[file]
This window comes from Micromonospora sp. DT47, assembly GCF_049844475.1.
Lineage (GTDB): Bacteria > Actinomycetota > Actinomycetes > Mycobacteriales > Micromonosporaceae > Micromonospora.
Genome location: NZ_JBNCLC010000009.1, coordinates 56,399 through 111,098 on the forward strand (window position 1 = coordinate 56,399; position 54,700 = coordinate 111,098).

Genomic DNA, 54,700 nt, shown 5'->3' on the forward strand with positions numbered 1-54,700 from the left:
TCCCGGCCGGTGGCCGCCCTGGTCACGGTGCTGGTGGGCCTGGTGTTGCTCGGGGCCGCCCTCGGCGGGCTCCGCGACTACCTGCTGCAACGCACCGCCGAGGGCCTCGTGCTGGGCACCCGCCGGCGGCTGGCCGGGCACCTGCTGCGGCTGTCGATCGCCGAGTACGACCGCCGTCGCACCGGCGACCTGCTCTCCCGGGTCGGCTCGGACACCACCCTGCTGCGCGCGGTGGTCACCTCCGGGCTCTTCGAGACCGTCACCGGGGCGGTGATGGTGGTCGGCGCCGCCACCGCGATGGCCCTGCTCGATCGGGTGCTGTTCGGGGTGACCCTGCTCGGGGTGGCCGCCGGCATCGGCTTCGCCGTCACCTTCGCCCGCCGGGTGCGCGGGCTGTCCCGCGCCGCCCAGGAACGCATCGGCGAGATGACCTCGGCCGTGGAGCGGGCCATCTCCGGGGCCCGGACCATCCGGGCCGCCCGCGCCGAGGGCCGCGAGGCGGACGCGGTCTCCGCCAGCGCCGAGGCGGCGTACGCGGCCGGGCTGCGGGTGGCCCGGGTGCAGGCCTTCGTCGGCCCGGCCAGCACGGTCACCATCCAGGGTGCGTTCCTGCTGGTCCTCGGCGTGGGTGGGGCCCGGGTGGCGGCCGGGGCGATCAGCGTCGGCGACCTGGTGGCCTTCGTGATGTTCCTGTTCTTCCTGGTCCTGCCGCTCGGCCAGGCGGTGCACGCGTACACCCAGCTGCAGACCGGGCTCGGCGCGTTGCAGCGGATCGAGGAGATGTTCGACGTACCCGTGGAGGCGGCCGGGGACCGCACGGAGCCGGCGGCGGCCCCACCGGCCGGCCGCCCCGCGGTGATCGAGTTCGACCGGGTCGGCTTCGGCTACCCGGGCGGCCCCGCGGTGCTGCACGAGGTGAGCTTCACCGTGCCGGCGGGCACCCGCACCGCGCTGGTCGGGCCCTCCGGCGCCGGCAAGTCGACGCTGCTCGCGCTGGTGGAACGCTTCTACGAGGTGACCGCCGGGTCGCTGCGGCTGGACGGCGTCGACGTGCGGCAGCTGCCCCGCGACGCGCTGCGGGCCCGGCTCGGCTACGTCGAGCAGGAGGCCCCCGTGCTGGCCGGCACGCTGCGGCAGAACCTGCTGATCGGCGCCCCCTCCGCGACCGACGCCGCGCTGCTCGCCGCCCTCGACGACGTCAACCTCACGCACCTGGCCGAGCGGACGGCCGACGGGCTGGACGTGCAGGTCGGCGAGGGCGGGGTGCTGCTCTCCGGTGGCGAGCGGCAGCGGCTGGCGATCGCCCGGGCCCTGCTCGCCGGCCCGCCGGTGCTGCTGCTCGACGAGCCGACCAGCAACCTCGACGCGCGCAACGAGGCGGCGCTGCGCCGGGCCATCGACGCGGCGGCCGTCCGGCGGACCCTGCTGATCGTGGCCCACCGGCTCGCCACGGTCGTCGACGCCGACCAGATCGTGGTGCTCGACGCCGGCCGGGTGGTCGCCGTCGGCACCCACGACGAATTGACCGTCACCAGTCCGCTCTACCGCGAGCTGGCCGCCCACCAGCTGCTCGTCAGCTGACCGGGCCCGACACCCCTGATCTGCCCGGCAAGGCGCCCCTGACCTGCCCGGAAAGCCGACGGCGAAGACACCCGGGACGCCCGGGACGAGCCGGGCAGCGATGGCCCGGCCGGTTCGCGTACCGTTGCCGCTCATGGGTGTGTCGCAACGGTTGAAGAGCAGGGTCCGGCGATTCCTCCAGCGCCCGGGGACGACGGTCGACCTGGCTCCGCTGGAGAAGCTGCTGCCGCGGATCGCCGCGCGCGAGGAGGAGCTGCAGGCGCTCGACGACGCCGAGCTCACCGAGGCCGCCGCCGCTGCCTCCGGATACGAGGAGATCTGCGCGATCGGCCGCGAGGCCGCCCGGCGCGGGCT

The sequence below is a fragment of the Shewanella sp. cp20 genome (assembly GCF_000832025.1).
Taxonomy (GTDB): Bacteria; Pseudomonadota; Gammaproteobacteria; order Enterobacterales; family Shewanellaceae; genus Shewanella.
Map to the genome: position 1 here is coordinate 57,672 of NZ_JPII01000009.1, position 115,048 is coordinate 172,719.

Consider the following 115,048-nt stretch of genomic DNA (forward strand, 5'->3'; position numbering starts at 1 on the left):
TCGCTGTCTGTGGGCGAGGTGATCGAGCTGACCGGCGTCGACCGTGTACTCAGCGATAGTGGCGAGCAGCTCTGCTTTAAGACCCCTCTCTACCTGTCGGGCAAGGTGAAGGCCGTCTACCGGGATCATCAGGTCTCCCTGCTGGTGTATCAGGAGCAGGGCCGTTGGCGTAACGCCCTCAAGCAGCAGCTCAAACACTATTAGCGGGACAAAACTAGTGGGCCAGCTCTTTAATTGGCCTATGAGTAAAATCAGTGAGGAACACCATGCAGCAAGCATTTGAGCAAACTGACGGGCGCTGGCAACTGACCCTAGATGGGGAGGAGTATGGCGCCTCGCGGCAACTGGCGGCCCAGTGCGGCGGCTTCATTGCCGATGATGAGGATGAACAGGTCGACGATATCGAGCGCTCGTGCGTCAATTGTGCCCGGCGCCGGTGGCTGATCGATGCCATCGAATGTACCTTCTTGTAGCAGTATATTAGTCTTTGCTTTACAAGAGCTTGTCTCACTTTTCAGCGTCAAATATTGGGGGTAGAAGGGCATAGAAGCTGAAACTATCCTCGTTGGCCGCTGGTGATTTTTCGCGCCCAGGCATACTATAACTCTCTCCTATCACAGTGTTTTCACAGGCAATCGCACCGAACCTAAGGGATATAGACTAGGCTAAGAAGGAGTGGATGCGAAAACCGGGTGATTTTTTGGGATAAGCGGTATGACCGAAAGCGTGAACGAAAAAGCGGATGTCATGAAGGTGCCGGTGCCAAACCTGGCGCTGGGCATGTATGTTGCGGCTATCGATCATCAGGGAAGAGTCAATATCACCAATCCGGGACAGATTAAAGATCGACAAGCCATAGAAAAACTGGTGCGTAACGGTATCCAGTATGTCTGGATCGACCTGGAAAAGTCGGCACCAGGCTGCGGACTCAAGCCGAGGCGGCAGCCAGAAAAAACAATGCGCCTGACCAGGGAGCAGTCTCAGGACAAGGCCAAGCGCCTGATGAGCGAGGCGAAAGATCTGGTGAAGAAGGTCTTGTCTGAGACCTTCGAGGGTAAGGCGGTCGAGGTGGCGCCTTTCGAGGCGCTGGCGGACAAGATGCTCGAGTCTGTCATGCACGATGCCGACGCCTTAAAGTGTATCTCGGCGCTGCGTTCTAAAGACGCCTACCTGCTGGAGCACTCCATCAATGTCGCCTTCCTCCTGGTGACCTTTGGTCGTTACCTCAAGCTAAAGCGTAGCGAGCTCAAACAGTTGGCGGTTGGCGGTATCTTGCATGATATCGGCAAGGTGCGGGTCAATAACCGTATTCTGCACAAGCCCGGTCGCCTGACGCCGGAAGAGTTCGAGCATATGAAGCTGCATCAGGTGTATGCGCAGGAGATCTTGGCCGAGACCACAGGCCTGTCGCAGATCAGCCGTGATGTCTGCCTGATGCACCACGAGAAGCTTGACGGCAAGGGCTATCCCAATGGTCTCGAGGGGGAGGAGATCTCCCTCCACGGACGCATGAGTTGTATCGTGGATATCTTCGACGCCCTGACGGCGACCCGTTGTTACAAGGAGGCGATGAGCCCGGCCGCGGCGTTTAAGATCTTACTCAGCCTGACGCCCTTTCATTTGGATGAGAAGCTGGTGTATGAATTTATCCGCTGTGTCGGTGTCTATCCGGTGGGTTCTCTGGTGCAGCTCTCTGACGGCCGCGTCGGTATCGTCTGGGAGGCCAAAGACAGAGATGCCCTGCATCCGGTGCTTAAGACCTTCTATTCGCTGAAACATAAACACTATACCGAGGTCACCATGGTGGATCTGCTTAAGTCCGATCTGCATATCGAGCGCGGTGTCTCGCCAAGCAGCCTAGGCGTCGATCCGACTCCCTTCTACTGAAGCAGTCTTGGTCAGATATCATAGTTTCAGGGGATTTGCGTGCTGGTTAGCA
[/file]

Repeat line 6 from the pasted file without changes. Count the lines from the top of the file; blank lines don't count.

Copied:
The sequence below is a fragment of the Shewanella sp. cp20 genome (assembly GCF_000832025.1).